In my poshest British accent, I asked “Do you think the Queen of England has ever had chilli crabs? What about banana leaf rice?”
To which my incredibly wise cousin, who is only nine replied, “Anyone who has never tried banana leaf rice has never lived.”
That’s what it’s been like being back home – a full on eating marathon with no end in sight. I also get the occasional, “someone’s gotten a little chubby”. I’ll have another kuih thank you very much.
I’ve spent the past two weeks hanging out with my parents the most. It’s so strange being home without my sister (who has started an amazing blog by the way), with my newly retired mum and my socially awkward dog.
My days are also filled with work (I still write and do stuff for TrekkSoft), figuring out what to have for lunch, hanging out with my aunt and grandma, the occasional burst of inspiration and itch to write, and a little bit of catching up with old friends.
I went for lunch with my grand aunt and uncle from Australia. Over lunch, family gossip dominated much of the conversation over pork ribs and noodles. I learned that you should love someone and show your love for said person when they’re alive, not when they’re dead. There’s simply no point.
After lunch, my grand uncle Joe also met up with his old school mate. They were in the same class when they were 17. “He was very naughty in Form 5!” said his friend. They are now 69. I learned that time flies and that relationships are precious.
I also went to a restaurant with a live band who performed Cantonese, Mandarin and Hokkien songs. There was a dance floor and an older lady named Daisy. I boogied with my grandma and Daisy and my cousins. My grandma taught me how to dance a four step. I learned that age is just a number and you’re never too old to dance to good music.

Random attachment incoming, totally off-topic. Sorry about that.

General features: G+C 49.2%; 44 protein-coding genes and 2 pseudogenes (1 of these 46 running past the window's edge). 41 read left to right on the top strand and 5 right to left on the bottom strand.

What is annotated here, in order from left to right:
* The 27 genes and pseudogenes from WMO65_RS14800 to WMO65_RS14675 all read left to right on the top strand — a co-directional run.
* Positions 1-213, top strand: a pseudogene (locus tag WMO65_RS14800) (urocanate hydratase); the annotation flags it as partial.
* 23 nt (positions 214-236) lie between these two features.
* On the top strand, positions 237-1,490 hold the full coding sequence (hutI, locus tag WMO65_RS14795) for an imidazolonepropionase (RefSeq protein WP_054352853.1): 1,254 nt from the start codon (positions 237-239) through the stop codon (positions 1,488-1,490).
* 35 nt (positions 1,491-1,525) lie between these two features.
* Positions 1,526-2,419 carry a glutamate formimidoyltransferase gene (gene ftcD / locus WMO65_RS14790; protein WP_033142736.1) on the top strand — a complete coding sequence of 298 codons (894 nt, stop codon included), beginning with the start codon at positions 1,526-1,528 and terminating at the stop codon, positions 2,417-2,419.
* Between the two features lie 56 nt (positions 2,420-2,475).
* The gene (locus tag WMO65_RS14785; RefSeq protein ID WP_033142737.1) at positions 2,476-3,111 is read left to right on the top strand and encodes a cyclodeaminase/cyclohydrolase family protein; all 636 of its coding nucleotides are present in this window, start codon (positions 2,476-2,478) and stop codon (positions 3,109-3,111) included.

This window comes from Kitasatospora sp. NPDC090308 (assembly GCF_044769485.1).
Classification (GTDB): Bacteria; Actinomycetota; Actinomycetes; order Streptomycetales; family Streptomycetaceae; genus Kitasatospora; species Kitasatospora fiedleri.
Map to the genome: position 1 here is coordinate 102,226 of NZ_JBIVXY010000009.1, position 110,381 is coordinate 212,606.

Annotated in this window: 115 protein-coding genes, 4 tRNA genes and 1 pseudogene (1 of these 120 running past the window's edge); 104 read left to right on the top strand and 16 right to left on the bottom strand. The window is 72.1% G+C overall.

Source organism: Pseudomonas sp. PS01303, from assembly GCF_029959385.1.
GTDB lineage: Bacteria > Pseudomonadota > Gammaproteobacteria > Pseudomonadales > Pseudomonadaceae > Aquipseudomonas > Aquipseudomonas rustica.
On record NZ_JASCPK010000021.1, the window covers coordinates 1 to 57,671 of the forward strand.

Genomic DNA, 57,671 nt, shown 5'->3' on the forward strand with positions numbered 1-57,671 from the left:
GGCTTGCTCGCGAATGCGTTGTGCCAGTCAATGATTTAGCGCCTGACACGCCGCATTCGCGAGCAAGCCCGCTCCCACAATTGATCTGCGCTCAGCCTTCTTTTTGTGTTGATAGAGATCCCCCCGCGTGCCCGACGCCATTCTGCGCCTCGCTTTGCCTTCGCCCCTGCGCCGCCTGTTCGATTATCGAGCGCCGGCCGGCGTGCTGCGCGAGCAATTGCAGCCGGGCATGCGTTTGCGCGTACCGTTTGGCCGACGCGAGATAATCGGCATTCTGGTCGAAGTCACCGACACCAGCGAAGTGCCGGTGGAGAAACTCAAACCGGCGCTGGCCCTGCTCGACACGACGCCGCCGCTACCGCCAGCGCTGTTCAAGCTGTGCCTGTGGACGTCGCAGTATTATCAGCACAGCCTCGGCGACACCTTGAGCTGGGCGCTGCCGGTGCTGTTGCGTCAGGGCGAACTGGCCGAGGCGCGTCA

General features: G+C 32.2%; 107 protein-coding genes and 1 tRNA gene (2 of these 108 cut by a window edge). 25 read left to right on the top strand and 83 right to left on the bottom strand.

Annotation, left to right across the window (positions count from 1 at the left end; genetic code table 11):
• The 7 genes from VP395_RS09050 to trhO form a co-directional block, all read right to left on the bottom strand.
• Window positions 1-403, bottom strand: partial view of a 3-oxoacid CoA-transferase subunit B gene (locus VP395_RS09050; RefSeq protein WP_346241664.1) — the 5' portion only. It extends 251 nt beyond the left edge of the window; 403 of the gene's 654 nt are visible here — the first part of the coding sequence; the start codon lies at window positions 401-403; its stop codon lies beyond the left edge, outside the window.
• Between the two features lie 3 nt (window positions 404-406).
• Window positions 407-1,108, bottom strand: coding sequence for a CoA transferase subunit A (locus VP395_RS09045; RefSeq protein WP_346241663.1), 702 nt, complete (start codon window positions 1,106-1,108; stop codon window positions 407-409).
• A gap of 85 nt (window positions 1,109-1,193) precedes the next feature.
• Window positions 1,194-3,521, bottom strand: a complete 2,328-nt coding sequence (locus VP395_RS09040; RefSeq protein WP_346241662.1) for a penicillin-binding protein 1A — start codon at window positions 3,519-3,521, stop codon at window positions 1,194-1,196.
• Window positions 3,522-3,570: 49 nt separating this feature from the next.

I went to church and said hi to old friends and their mums. I learned that the past can stay in the past and that people change. One day, you will genuinely be excited for someone else’s success and you will want the best for them.
My dad and I went out one night and I asked him to come along as I sat in the driver’s seat for the first time in more than 14 months. I learned that time can past but my dad will always be the person I want next to me as I get used to driving a new car. I learned that I will also always find my dad funny.
After lunch with my relatives from Australia, we drove past a field where some boys were playing football. I watched them as we waited for the light to turn green. I learned that that familiar and comfortable feeling of being home will never disappear. No matter how far I go, or how long I’m gone for, home will always be home.
And a bunch of boys playing football in the field will always remind me of my own childhood, of blissful ignorance I once enjoyed here.